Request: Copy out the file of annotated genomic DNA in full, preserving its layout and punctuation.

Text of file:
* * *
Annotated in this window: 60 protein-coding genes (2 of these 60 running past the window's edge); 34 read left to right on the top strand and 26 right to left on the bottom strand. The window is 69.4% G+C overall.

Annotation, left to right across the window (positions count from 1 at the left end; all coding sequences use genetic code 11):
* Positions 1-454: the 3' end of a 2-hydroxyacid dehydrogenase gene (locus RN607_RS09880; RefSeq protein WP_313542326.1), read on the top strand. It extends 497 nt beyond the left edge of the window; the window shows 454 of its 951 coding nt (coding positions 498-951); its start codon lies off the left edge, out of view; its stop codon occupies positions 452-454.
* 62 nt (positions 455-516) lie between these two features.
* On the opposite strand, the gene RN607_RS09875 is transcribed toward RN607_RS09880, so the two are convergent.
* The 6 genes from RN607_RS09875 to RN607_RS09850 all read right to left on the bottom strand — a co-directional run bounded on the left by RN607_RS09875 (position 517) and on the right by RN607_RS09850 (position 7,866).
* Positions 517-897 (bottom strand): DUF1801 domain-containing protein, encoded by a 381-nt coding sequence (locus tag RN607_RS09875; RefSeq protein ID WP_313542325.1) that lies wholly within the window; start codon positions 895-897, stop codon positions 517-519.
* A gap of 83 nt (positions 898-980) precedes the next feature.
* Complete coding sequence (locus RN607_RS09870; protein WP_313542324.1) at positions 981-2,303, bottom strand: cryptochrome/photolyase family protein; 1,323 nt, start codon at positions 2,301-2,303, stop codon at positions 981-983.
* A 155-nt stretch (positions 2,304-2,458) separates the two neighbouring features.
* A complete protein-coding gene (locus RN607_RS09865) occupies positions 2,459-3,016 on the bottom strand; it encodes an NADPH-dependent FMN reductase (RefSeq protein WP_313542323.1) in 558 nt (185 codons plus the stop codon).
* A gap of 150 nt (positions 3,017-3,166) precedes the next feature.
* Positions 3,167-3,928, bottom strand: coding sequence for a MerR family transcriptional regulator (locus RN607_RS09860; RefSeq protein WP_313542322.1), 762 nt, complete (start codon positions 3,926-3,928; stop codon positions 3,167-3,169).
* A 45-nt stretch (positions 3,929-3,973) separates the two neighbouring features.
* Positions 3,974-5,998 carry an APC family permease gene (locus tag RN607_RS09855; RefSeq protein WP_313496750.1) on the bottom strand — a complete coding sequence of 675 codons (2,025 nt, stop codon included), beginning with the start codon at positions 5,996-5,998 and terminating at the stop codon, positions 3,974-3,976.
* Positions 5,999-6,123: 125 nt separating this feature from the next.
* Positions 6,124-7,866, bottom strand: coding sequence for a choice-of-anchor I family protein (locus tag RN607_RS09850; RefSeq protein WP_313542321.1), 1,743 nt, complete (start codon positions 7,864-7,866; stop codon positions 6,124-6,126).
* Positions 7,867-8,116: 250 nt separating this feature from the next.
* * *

Annotated in this window: 60 protein-coding genes (2 of these 60 running past the window's edge); 34 read left to right on the top strand and 26 right to left on the bottom strand. The window is 69.4% G+C overall.

Annotation, left to right across the window (positions count from 1 at the left end; all coding sequences use genetic code 11):
* Positions 1-454: the 3' end of a 2-hydroxyacid dehydrogenase gene (locus RN607_RS09880; RefSeq protein WP_313542326.1), read on the top strand. It extends 497 nt beyond the left edge of the window; the window shows 454 of its 951 coding nt (coding positions 498-951); its start codon lies off the left edge, out of view; its stop codon occupies positions 452-454.
* 62 nt (positions 455-516) lie between these two features.
* On the opposite strand, the gene RN607_RS09875 is transcribed toward RN607_RS09880, so the two are convergent.
* The 6 genes from RN607_RS09875 to RN607_RS09850 all read right to left on the bottom strand — a co-directional run bounded on the left by RN607_RS09875 (position 517) and on the right by RN607_RS09850 (position 7,866).
* Positions 517-897 (bottom strand): DUF1801 domain-containing protein, encoded by a 381-nt coding sequence (locus tag RN607_RS09875; RefSeq protein ID WP_313542325.1) that lies wholly within the window; start codon positions 895-897, stop codon positions 517-519.
* A gap of 83 nt (positions 898-980) precedes the next feature.
* Complete coding sequence (locus RN607_RS09870; protein WP_313542324.1) at positions 981-2,303, bottom strand: cryptochrome/photolyase family protein; 1,323 nt, start codon at positions 2,301-2,303, stop codon at positions 981-983.
* A 155-nt stretch (positions 2,304-2,458) separates the two neighbouring features.
* A complete protein-coding gene (locus RN607_RS09865) occupies positions 2,459-3,016 on the bottom strand; it encodes an NADPH-dependent FMN reductase (RefSeq protein WP_313542323.1) in 558 nt (185 codons plus the stop codon).
* A gap of 150 nt (positions 3,017-3,166) precedes the next feature.
* Positions 3,167-3,928, bottom strand: coding sequence for a MerR family transcriptional regulator (locus RN607_RS09860; RefSeq protein WP_313542322.1), 762 nt, complete (start codon positions 3,926-3,928; stop codon positions 3,167-3,169).
* A 45-nt stretch (positions 3,929-3,973) separates the two neighbouring features.
* Positions 3,974-5,998 carry an APC family permease gene (locus tag RN607_RS09855; RefSeq protein WP_313496750.1) on the bottom strand — a complete coding sequence of 675 codons (2,025 nt, stop codon included), beginning with the start codon at positions 5,996-5,998 and terminating at the stop codon, positions 3,974-3,976.
* Positions 5,999-6,123: 125 nt separating this feature from the next.
* Positions 6,124-7,866, bottom strand: coding sequence for a choice-of-anchor I family protein (locus tag RN607_RS09850; RefSeq protein WP_313542321.1), 1,743 nt, complete (start codon positions 7,864-7,866; stop codon positions 6,124-6,126).
* Positions 7,867-8,116: 250 nt separating this feature from the next.